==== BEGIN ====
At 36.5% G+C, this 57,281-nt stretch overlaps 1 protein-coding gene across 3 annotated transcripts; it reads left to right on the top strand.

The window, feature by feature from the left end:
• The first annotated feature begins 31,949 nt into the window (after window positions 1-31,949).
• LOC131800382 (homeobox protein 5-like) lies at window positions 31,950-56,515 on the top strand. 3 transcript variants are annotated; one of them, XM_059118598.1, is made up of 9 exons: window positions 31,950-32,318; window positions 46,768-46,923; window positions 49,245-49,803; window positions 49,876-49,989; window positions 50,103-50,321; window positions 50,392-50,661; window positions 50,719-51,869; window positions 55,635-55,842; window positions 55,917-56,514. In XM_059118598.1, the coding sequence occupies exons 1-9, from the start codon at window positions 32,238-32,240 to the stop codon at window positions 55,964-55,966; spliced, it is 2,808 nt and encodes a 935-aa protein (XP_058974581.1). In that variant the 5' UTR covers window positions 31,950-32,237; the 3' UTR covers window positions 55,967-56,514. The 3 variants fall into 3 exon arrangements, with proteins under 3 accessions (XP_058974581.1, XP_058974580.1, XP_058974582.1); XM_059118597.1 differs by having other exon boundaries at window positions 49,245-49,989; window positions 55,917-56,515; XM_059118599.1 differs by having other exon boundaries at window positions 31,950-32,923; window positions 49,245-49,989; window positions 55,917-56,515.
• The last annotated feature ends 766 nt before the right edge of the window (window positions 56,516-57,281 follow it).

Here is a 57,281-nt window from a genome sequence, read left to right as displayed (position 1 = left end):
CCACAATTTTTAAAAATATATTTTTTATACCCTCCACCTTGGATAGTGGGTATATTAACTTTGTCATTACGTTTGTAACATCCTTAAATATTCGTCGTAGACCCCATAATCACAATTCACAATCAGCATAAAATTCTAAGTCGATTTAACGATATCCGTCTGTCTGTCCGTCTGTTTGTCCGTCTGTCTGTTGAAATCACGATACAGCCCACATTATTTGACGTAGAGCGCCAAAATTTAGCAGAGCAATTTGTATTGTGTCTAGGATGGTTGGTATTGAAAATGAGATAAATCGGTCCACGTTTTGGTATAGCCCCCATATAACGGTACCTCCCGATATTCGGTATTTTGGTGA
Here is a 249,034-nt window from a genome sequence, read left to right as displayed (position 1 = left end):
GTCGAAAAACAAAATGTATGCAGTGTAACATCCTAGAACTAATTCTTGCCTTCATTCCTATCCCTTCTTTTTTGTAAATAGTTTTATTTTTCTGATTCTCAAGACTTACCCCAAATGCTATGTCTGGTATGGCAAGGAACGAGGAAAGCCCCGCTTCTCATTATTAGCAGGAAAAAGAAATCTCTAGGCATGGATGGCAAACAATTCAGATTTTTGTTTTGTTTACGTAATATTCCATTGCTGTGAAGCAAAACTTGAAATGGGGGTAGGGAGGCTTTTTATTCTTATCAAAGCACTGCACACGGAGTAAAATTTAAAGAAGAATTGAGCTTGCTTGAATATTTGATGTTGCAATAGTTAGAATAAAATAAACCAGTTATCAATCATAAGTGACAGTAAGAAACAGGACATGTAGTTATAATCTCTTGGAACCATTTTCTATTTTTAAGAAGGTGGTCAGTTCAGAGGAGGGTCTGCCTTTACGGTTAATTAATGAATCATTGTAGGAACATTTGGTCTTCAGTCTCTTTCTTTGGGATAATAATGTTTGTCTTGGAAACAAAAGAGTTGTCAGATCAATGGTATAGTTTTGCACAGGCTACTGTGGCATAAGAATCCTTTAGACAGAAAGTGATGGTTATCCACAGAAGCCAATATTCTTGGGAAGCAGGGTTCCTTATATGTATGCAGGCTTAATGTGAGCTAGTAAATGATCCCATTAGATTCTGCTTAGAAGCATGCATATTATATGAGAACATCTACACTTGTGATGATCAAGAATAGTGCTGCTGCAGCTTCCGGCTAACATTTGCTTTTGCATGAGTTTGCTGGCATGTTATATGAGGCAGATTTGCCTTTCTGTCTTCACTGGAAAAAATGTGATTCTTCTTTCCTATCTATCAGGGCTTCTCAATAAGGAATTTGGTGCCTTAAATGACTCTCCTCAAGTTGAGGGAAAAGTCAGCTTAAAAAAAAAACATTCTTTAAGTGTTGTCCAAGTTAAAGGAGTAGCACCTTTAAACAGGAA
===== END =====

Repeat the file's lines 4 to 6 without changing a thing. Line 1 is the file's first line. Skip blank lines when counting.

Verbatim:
• LOC131800382 (homeobox protein 5-like) lies at window positions 31,950-56,515 on the top strand. 3 transcript variants are annotated; one of them, XM_059118598.1, is made up of 9 exons: window positions 31,950-32,318; window positions 46,768-46,923; window positions 49,245-49,803; window positions 49,876-49,989; window positions 50,103-50,321; window positions 50,392-50,661; window positions 50,719-51,869; window positions 55,635-55,842; window positions 55,917-56,514. In XM_059118598.1, the coding sequence occupies exons 1-9, from the start codon at window positions 32,238-32,240 to the stop codon at window positions 55,964-55,966; spliced, it is 2,808 nt and encodes a 935-aa protein (XP_058974581.1). In that variant the 5' UTR covers window positions 31,950-32,237; the 3' UTR covers window positions 55,967-56,514. The 3 variants fall into 3 exon arrangements, with proteins under 3 accessions (XP_058974581.1, XP_058974580.1, XP_058974582.1); XM_059118597.1 differs by having other exon boundaries at window positions 49,245-49,989; window positions 55,917-56,515; XM_059118599.1 differs by having other exon boundaries at window positions 31,950-32,923; window positions 49,245-49,989; window positions 55,917-56,515.
• The last annotated feature ends 766 nt before the right edge of the window (window positions 56,516-57,281 follow it).

Here is a 57,281-nt window from a genome sequence, read left to right as displayed (position 1 = left end):